The Alameda County Board of Supervisors congratulates the Oakland A’s on a great season that showcased exciting new talent. The winning spirit the A’s displayed on the field must now be matched by local leaders in working with the team to find a way to keep the A’s in Oakland for the long haul.Alameda County Supervisor Wilma ChanAs joint owner with the city of Oakland of the Coliseum properties where the A’s have played since 1968, Alameda County is unwavering in its strong support for …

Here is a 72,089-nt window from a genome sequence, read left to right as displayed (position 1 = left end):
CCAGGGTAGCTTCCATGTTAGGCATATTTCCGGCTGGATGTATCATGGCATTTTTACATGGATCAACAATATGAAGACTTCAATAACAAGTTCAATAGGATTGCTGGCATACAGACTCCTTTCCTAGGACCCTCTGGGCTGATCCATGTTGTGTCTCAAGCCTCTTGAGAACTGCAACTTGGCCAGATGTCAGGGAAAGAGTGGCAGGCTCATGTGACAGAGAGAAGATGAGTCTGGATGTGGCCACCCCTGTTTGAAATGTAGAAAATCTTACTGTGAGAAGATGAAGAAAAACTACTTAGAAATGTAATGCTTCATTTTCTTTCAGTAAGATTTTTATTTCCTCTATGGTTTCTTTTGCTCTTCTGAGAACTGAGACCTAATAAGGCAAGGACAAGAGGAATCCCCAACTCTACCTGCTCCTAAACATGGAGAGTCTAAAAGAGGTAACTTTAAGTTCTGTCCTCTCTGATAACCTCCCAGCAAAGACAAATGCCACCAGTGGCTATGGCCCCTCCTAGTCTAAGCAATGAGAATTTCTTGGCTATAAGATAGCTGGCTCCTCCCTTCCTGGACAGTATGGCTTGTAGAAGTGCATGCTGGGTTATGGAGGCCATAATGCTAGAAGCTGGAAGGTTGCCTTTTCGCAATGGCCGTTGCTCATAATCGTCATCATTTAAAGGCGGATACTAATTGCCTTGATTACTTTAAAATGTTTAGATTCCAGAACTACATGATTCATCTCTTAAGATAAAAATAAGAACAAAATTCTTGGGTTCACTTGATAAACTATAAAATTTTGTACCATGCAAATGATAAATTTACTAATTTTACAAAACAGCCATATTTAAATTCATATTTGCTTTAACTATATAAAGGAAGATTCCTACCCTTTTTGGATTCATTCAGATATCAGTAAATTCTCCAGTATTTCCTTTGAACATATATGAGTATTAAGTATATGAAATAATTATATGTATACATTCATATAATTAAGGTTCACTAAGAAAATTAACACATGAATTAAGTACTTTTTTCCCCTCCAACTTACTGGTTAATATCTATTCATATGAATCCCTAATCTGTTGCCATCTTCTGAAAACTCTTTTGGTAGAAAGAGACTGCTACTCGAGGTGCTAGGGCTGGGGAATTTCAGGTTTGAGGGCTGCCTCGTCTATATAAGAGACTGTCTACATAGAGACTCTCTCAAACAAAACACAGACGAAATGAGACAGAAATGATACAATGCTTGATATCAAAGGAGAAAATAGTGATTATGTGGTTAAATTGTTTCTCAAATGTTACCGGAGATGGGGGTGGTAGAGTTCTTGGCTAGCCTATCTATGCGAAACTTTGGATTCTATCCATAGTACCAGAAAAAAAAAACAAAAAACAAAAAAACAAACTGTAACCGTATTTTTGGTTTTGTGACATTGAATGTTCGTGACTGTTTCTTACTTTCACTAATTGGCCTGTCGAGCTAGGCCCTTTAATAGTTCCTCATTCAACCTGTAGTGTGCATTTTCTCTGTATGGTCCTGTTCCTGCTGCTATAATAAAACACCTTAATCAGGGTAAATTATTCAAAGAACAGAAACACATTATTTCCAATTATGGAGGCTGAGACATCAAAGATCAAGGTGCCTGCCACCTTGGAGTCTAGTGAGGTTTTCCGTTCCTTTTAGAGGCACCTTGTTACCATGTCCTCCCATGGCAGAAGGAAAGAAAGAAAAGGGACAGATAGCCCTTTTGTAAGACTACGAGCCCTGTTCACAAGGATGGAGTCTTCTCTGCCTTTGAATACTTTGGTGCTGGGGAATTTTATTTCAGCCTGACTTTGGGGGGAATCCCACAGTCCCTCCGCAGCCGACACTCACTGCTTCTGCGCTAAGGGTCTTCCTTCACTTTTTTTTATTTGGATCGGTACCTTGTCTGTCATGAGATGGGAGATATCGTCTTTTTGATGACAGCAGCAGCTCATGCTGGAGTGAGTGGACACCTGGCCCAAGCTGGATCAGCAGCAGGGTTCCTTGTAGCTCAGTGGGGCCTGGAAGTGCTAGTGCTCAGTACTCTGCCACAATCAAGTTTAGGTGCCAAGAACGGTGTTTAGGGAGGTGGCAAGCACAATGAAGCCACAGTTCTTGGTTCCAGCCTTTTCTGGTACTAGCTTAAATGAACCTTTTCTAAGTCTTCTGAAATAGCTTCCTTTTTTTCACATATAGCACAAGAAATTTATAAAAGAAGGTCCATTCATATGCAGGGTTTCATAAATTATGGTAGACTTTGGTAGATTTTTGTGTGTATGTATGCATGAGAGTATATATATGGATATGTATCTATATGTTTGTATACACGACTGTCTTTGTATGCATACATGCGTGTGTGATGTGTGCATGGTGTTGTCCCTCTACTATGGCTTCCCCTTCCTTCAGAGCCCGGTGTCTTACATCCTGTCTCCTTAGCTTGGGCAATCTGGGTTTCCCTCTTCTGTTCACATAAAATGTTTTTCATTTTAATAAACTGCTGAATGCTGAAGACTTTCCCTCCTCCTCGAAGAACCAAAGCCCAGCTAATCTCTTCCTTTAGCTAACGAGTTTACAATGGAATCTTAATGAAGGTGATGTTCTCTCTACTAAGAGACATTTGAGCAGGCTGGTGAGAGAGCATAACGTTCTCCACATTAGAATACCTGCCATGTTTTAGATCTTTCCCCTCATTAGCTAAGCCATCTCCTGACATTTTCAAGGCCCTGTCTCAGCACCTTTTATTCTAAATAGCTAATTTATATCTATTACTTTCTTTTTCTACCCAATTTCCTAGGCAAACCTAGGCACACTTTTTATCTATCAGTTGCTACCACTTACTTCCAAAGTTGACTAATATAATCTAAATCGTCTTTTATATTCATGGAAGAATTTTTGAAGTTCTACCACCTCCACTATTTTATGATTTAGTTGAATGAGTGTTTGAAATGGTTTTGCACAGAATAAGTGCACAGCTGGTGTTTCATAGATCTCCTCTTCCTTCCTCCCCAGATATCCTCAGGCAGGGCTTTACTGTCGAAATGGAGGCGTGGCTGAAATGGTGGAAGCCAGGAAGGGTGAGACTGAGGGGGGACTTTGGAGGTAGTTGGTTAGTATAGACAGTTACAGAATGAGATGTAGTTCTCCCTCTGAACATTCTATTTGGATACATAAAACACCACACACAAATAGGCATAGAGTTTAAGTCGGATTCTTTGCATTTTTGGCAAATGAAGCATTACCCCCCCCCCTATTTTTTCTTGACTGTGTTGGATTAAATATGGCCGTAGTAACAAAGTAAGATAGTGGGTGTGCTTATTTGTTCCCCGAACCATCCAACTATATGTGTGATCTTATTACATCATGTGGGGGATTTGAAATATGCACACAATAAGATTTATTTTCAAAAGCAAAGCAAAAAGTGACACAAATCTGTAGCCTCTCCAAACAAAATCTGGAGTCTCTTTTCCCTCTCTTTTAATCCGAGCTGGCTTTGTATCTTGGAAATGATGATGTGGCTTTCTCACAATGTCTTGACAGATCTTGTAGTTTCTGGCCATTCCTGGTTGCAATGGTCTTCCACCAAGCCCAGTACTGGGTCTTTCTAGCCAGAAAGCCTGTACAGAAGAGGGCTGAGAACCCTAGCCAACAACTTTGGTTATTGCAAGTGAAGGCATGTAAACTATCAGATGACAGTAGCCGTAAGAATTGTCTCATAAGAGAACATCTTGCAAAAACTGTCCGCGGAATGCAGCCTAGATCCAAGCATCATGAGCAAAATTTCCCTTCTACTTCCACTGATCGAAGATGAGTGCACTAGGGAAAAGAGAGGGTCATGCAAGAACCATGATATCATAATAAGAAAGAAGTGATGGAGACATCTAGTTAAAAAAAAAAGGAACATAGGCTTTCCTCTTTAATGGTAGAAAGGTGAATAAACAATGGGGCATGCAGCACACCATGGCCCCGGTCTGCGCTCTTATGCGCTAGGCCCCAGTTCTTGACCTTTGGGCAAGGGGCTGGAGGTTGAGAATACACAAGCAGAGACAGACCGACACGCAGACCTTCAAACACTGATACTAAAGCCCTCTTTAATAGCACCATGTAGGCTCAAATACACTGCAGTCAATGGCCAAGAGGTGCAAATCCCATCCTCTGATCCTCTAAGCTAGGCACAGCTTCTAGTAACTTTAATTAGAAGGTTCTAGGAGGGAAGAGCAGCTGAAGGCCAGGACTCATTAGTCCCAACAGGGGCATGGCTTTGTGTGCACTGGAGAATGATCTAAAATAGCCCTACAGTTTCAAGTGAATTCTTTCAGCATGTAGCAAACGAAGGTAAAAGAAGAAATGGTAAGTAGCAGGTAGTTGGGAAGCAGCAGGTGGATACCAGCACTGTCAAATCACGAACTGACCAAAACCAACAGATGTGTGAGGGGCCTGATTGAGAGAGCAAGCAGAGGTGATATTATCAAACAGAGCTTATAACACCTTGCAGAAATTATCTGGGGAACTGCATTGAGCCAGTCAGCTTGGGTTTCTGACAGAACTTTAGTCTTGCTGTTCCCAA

Share Facebook Twitter Google + LinkedIn Pinterest A conversation with…Pam Bennett, Ohio Master Gardener coordinatorOCJ: First, could you provide a little bit of background about Ohio’s Master Gardener program?Pam: The program started in 1974 in Ohio in three urban counties. Due to budget cuts, it did not take off quickly. In the early 1990’s however, a state coordinator for the program was hired and it really took off. Now we have more than 3,500 Master Gardener volunteers in 62 Ohio counties. If you go to this link, you can find more information about the program nationwide [ http://mastergardener.osu.edu/?q=node/417 ]OCJ: Now that spring has finally arrived, I am guessing you start to get many gardening questions. What are some of the most common questions you get this time of year?Pam: Right now it’s about lawns, swarming insects that are coming out of winter dormancy (multi-colored Asian ladybeetles, brown marmorated stink bug, and ants versus termites), when to plant flowers, vegetable garden questions, and of course, winter annual weeds that are growing like wildfire.OCJ: What kinds of programs are in place with the help of Master Gardeners around the state?Pam: Master Gardener volunteers are active in their counties focusing on local programs. We have four state initiatives and the projects fit into one of these: backyard and local foods (includes community gardens, vegetable garden workshops, demonstrations, working with local food efforts, etc.); invasive species (involved with invasive species removal such as honeysuckle and garlic mustard, presenting programs on invasive species such as educating about emerald ash borer and Asian longhorned beetle, etc.); Integrated Pest Management (demonstration gardens showing best management practices, educating the public on proper use of pesticides, how to identify pest problems, diagnosing plant problems, and more); and environmental horticulture (proper planting and maintenance techniques, good stewardship of our environment, rain gardens and collecting rain water, and more.)OCJ: What kinds of activities are Master Gardeners participating in?Pam: Most counties have some type of Horticulture Helpline or service where they assist homeowners with a wide variety of backyard garden and landscape questions. In addition, we have the Ask a Master Gardener online service where a homeowner can enter a question online and have it answered by a Master Gardener volunteer from around Ohio (http://mastergardener.osu.edu/ask ), demonstration gardens, displays and Q and A booths at farmer’s markets, county fairs and other events; speaker’s bureau where a Master Gardener volunteer can do a presentation for a club or organization about a gardening topic, community gardens and many more. For more information on some of our individual projects in counties, go to http://mastergardener.osu.edu and on the front page there are news stories about many of our projects. The articles are written by our Master Gardener volunteers.OCJ: Ohio is home to many beautiful wildflowers this time of year. What should readers be looking for in their yards, woodlots and pastures?Pam: Oh my goodness, Ohio is truly blessed with wildflowers and it’s an incredible sight to see. In central Ohio, our official Ohio wildflower, Trillium grandiflorum is in glorious bloom as is native ginger, Jack-in-the-pulpit, trout lily and many others.OCJ: There has been a significant increase in interest in natural, plant-based remedies in recent years. What role do Master Gardeners play in this area of interest?Pam: Master Gardener volunteers focus on research-based education. We point people toward the research information and avoid home remedies, etc.OCJ: How is the Master Gardener program benefitting Ohio’s communities?Pam: One of the best benefits of the Master Gardener Volunteer program is that each person is focused on their local county. They participate in projects that focus on educating people about research-based gardening practices (and we have fun doing it!). When people call the OSU Extension office and talk to a Master Gardener volunteer, they know they will get accurate information based on science. We aren’t selling products. We provide information to our clientele that enables them to make decisions about their garden and landscape needs. In addition, we also participate in many community service projects that help beautify or improve the environment in our community.OCJ: In what ways can those with an interest in the Master Gardener program participate?Pam: If you want to know more about becoming a Master Gardener volunteer, contact your local county Ohio State University Extension office to see if they have a program. Potential volunteers fill out an application, undergo a background check, and have 50 hours of horticulture training. In return, to become certified they are required to do 50 hours of service to the Extension office the first year and additional hours each year to remain certified.OCJ: This is not just for activities and events during the growing season. What do Master Gardeners do in the fall and winter months?Pam: There are lots of training and educational programs as well as planning!OCJ: What final piece of general Master Gardener wisdom would you like to impart?Pam: If you love to learn and want to give back to your community and teach others about gardening, this volunteer program is for you!